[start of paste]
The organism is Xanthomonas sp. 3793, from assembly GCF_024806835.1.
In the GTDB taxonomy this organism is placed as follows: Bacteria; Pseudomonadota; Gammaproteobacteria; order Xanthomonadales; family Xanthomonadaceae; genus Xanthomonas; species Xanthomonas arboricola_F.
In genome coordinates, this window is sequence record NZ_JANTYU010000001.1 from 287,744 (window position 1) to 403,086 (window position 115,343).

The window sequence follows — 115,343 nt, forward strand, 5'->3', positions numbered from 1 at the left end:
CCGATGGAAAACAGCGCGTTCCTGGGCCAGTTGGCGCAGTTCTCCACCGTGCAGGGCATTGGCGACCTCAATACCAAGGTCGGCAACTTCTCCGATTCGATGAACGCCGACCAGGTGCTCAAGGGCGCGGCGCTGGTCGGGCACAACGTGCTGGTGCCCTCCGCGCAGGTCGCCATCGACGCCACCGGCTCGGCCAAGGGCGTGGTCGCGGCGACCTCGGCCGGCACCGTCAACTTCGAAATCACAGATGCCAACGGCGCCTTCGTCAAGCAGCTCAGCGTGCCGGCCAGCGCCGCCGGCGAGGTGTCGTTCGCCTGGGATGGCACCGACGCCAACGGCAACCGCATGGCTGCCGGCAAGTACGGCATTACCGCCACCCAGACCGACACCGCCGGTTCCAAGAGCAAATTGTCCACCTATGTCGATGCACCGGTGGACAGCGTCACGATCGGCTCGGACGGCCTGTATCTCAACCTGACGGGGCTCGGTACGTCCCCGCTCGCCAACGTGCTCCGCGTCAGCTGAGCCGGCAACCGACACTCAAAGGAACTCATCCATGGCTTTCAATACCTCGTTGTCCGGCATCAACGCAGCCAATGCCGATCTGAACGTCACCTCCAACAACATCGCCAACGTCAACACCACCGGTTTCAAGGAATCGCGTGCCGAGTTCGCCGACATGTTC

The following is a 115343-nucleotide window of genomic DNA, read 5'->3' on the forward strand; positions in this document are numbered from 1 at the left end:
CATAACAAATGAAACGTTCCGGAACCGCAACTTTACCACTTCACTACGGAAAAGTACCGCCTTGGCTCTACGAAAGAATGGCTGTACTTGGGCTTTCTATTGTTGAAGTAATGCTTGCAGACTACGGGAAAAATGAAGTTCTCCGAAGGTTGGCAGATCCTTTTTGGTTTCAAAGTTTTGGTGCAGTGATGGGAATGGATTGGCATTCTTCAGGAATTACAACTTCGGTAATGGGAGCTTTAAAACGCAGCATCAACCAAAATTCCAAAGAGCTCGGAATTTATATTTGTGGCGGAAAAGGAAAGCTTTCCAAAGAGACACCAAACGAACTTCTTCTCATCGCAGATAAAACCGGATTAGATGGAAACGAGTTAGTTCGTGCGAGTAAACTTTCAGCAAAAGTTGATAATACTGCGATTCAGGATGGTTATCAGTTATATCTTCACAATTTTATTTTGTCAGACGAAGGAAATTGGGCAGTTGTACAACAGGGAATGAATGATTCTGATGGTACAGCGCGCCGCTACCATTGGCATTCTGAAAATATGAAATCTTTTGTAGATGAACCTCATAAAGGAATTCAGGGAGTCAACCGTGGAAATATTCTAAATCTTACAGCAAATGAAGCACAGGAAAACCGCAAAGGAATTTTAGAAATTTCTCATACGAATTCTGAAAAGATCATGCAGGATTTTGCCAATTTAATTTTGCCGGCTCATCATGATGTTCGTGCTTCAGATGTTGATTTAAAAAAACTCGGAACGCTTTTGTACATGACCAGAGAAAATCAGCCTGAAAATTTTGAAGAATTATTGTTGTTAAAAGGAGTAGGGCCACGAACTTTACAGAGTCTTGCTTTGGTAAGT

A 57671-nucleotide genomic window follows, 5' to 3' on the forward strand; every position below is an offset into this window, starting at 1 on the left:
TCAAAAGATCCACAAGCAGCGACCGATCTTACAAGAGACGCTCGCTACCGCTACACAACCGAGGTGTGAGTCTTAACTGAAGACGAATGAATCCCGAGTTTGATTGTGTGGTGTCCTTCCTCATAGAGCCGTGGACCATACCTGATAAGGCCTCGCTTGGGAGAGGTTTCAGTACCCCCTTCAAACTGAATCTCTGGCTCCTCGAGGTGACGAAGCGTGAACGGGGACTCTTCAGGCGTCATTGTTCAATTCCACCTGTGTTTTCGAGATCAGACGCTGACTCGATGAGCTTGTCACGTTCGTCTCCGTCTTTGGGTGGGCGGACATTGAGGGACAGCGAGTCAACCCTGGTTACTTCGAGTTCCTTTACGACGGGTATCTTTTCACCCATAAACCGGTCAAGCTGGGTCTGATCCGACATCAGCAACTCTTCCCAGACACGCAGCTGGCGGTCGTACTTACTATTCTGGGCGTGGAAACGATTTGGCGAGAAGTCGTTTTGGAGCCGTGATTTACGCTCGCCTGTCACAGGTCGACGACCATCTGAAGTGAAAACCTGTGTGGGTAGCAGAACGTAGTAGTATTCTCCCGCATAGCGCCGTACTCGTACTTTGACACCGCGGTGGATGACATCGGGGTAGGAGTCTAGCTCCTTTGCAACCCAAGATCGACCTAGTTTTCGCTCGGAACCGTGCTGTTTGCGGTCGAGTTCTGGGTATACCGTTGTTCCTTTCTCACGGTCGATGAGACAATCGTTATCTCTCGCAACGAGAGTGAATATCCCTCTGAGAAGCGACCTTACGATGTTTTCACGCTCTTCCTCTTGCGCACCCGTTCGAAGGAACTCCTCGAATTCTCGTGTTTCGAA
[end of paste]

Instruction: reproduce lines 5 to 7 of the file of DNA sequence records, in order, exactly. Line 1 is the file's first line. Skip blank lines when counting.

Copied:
CCGATGGAAAACAGCGCGTTCCTGGGCCAGTTGGCGCAGTTCTCCACCGTGCAGGGCATTGGCGACCTCAATACCAAGGTCGGCAACTTCTCCGATTCGATGAACGCCGACCAGGTGCTCAAGGGCGCGGCGCTGGTCGGGCACAACGTGCTGGTGCCCTCCGCGCAGGTCGCCATCGACGCCACCGGCTCGGCCAAGGGCGTGGTCGCGGCGACCTCGGCCGGCACCGTCAACTTCGAAATCACAGATGCCAACGGCGCCTTCGTCAAGCAGCTCAGCGTGCCGGCCAGCGCCGCCGGCGAGGTGTCGTTCGCCTGGGATGGCACCGACGCCAACGGCAACCGCATGGCTGCCGGCAAGTACGGCATTACCGCCACCCAGACCGACACCGCCGGTTCCAAGAGCAAATTGTCCACCTATGTCGATGCACCGGTGGACAGCGTCACGATCGGCTCGGACGGCCTGTATCTCAACCTGACGGGGCTCGGTACGTCCCCGCTCGCCAACGTGCTCCGCGTCAGCTGAGCCGGCAACCGACACTCAAAGGAACTCATCCATGGCTTTCAATACCTCGTTGTCCGGCATCAACGCAGCCAATGCCGATCTGAACGTCACCTCCAACAACATCGCCAACGTCAACACCACCGGTTTCAAGGAATCGCGTGCCGAGTTCGCCGACATGTTC

The following is a 115343-nucleotide window of genomic DNA, read 5'->3' on the forward strand; positions in this document are numbered from 1 at the left end:
CATAACAAATGAAACGTTCCGGAACCGCAACTTTACCACTTCACTACGGAAAAGTACCGCCTTGGCTCTACGAAAGAATGGCTGTACTTGGGCTTTCTATTGTTGAAGTAATGCTTGCAGACTACGGGAAAAATGAAGTTCTCCGAAGGTTGGCAGATCCTTTTTGGTTTCAAAGTTTTGGTGCAGTGATGGGAATGGATTGGCATTCTTCAGGAATTACAACTTCGGTAATGGGAGCTTTAAAACGCAGCATCAACCAAAATTCCAAAGAGCTCGGAATTTATATTTGTGGCGGAAAAGGAAAGCTTTCCAAAGAGACACCAAACGAACTTCTTCTCATCGCAGATAAAACCGGATTAGATGGAAACGAGTTAGTTCGTGCGAGTAAACTTTCAGCAAAAGTTGATAATACTGCGATTCAGGATGGTTATCAGTTATATCTTCACAATTTTATTTTGTCAGACGAAGGAAATTGGGCAGTTGTACAACAGGGAATGAATGATTCTGATGGTACAGCGCGCCGCTACCATTGGCATTCTGAAAATATGAAATCTTTTGTAGATGAACCTCATAAAGGAATTCAGGGAGTCAACCGTGGAAATATTCTAAATCTTACAGCAAATGAAGCACAGGAAAACCGCAAAGGAATTTTAGAAATTTCTCATACGAATTCTGAAAAGATCATGCAGGATTTTGCCAATTTAATTTTGCCGGCTCATCATGATGTTCGTGCTTCAGATGTTGATTTAAAAAAACTCGGAACGCTTTTGTACATGACCAGAGAAAATCAGCCTGAAAATTTTGAAGAATTATTGTTGTTAAAAGGAGTAGGGCCACGAACTTTACAGAGTCTTGCTTTGGTAAGT